Donate to AAW

Support the woodturning community through AAW.

AAW is a nonprofit 501(C)3 organization and membership dues cover only a portion of expenses for our member programs ad services. That's why the AAW relies on the generous support of our member community and others for additional underwriting.

We invite you to help advance our educational mission while supporting the woodturning community and enriching your own woodturning experience. A gift to AAW reflects your support of our mission, your dedication to woodturning, and your investment in the future of the art form. Additionally, your gift will help AAW strengthen communities and enrich lives through its investment in a variety of ongoing charitable initiatives. 

AAW is an efficient organization and 100% of your tax-deductible (U.S. residents) donation directly supports woodturning education and service programs for the woodturning community. 


Why donate to AAW?

  • You are a champion of the woodturning community. 
  • You are dedicated to woodturning and AAW’s educational mission. 
  • You want others to discover a passion for the craft.
  • You want to help shape the future of woodturning for generations to come.


Make a Donation Online

Donate by Mail

We welcome checks payable to "AAW General Fund" (or to the designated fund of your choice) mailed to our office as follows: American Association of Woodturners, 222 Landmark Center, 75 5th St. W., Saint Paul, MN 55102-7704.

Other Donation Options

  • Stocks/Bonds: Donate appreciated securities (stocks, bonds, or mutual funds) and claim a charitable deduction. Learn more. 
  • Will/Bequest: A donation bequest through your will is one of the simplest forms of planned gifts. Learn more. 
  • Donate Art: Make a donation of personally owned, turned art to claim as a charitable deduction. Learn more.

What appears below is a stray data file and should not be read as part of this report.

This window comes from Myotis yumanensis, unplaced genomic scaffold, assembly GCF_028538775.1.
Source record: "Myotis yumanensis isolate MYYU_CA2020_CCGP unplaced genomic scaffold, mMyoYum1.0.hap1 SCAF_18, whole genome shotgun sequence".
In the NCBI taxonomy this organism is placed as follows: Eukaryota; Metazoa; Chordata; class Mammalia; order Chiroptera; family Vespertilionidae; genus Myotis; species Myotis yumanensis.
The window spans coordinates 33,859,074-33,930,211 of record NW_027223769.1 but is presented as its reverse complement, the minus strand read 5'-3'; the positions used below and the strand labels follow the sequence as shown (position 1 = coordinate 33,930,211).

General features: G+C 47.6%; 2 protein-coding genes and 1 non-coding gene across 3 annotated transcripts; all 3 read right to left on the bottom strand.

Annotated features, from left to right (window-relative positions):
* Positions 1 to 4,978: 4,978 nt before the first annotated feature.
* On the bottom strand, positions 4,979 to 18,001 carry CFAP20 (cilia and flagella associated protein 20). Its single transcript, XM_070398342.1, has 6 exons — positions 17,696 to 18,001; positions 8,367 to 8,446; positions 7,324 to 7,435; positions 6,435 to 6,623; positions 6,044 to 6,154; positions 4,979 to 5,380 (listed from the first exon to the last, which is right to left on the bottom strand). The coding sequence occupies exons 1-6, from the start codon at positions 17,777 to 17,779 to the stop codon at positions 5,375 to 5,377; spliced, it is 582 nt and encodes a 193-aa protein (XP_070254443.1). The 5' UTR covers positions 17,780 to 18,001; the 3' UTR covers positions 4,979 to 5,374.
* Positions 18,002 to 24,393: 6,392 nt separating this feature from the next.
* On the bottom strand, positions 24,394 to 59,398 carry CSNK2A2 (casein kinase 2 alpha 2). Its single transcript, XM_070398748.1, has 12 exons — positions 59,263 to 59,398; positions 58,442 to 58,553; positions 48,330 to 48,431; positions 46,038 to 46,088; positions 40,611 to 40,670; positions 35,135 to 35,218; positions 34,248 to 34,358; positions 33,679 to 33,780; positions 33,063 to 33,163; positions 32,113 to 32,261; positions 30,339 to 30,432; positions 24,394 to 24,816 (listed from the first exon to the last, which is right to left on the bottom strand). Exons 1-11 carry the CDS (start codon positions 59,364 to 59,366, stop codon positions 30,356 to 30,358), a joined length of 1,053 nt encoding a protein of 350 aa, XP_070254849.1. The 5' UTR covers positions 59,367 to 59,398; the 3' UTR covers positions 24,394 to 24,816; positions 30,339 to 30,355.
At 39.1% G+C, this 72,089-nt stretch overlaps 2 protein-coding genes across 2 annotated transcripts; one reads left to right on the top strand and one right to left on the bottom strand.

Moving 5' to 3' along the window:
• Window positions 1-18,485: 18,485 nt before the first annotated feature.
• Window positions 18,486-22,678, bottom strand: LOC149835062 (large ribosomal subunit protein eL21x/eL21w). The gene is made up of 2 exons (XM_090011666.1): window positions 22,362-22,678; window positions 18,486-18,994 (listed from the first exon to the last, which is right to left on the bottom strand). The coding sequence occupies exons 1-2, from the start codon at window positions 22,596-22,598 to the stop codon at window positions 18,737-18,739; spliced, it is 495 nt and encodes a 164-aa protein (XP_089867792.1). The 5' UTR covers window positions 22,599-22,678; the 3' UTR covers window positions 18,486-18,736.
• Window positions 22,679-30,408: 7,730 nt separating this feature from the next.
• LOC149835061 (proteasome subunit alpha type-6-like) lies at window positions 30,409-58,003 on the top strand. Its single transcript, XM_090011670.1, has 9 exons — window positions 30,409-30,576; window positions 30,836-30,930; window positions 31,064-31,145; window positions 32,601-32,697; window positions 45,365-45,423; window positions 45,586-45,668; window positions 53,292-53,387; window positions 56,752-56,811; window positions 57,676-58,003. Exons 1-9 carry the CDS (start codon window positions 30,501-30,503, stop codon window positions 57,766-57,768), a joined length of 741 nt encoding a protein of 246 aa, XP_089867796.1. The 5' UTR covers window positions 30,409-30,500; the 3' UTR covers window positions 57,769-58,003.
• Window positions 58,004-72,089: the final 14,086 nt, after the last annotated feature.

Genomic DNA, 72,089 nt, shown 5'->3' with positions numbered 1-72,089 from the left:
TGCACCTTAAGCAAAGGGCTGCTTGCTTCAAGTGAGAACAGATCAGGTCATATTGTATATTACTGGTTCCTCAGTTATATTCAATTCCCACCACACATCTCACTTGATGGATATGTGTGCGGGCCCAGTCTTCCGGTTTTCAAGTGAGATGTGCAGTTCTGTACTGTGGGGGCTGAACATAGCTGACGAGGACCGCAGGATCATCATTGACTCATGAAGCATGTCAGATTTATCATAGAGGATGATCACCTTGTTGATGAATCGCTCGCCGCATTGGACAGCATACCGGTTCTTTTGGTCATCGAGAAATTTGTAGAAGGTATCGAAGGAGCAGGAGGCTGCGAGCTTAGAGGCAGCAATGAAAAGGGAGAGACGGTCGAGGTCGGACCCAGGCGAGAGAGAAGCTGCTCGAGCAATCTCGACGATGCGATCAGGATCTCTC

• Sponsorship: Helps to offset symposium expenses and can be made in honor of someone you respect, or in memory of someone dear. Learn more.



"Woodturning has allowed me to have good friends all over the country, creative, artistic people I otherwise would never have known."- Elizabeth Amigo


The community at ConVal High School is proud of each student that participates in Woodshop and Manufacturing class, but it is especially proud of the tremendous rise these classes have seen in female student enrollment. To date, many of the young women cite a desire to learn woodturning as a reason for enrolling. In fact, last year, one young woman signed up to do an independent study in the wood shop. Her goal was to use math to make something. She ended up turning a segmented bowl with more than 150 pieces. Today, she is attending the University of New Hampshire and studying Chemical Engineering. She credits her time on the lathe and in the wood shop with helping her better understand how things are made, and says her time had a significant impact on why she chose her future career pathway.

“Committing to taking an independent study focusing on woodturning my senior year was the best decision I made in high school. It helped me see the application of math theories learned in other classes. It allowed me to practice a new set of skills, and it really helped me to conceptually think in a whole new way.”

Schuyler, Chemical Engineering Class of 2023


"Girl Scouts is a nation-wide nonprofit whose mission is to build girls of courage, confidence, and character, who make the world a better place. Wood turning provides a wonderful opportunity for all three – courage to try something new, confidence that they can do it, and the character that comes with trying, failing and trying again (or as the wood turners like to call them – design opportunities).

Two years ago, Girl Scouts had no organized opportunities for girls to learn and progress with any power tools. With the AAW and the local MN Woodturners chapter, Girl Scouts can now have an avenue to explore wood turning and continue learning if they so wish. In 2018, with the help of the MN Woodturners Association, both Girl Scout adult volunteers and high school age Girl Scouts were able to try turning. Because the adult volunteers enjoyed the turning experience as much as the girls, we realized that if we had equipment for the adults to practice on, we could get more women involved in turning and these women could then help with chapter Girl Scout classes."

Natalie Broshar, Minneapolis Lakes Girl Scouts